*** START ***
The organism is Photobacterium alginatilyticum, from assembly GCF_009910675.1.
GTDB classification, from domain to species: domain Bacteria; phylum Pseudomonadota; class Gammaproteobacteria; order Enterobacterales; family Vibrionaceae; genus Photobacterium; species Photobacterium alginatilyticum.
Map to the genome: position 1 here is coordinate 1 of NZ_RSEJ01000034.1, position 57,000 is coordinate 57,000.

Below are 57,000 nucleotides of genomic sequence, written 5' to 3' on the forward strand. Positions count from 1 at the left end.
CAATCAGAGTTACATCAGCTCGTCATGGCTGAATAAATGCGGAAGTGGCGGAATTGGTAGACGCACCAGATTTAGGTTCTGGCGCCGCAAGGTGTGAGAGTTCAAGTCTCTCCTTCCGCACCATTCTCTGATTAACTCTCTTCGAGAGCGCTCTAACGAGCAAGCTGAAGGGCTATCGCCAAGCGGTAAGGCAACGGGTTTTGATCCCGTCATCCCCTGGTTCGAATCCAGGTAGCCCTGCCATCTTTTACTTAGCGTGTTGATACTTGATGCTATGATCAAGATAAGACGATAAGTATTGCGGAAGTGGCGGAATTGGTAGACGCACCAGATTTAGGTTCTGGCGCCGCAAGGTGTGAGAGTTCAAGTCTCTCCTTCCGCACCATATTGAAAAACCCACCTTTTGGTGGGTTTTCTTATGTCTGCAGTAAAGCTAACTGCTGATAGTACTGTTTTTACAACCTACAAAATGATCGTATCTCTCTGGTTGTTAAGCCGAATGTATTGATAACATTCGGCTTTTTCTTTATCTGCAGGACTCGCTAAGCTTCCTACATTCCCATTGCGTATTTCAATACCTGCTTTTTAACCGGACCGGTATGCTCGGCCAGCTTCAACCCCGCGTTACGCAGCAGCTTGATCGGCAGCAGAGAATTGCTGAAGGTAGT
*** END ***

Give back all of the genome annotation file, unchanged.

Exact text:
The organism is Photobacterium alginatilyticum, from assembly GCF_009910675.1.
GTDB classification, from domain to species: domain Bacteria; phylum Pseudomonadota; class Gammaproteobacteria; order Enterobacterales; family Vibrionaceae; genus Photobacterium; species Photobacterium alginatilyticum.
Map to the genome: position 1 here is coordinate 1 of NZ_RSEJ01000034.1, position 57,000 is coordinate 57,000.

Below are 57,000 nucleotides of genomic sequence, written 5' to 3' on the forward strand. Positions count from 1 at the left end.
CAATCAGAGTTACATCAGCTCGTCATGGCTGAATAAATGCGGAAGTGGCGGAATTGGTAGACGCACCAGATTTAGGTTCTGGCGCCGCAAGGTGTGAGAGTTCAAGTCTCTCCTTCCGCACCATTCTCTGATTAACTCTCTTCGAGAGCGCTCTAACGAGCAAGCTGAAGGGCTATCGCCAAGCGGTAAGGCAACGGGTTTTGATCCCGTCATCCCCTGGTTCGAATCCAGGTAGCCCTGCCATCTTTTACTTAGCGTGTTGATACTTGATGCTATGATCAAGATAAGACGATAAGTATTGCGGAAGTGGCGGAATTGGTAGACGCACCAGATTTAGGTTCTGGCGCCGCAAGGTGTGAGAGTTCAAGTCTCTCCTTCCGCACCATATTGAAAAACCCACCTTTTGGTGGGTTTTCTTATGTCTGCAGTAAAGCTAACTGCTGATAGTACTGTTTTTACAACCTACAAAATGATCGTATCTCTCTGGTTGTTAAGCCGAATGTATTGATAACATTCGGCTTTTTCTTTATCTGCAGGACTCGCTAAGCTTCCTACATTCCCATTGCGTATTTCAATACCTGCTTTTTAACCGGACCGGTATGCTCGGCCAGCTTCAACCCCGCGTTACGCAGCAGCTTGATCGGCAGCAGAGAATTGCTGAAGGTAGT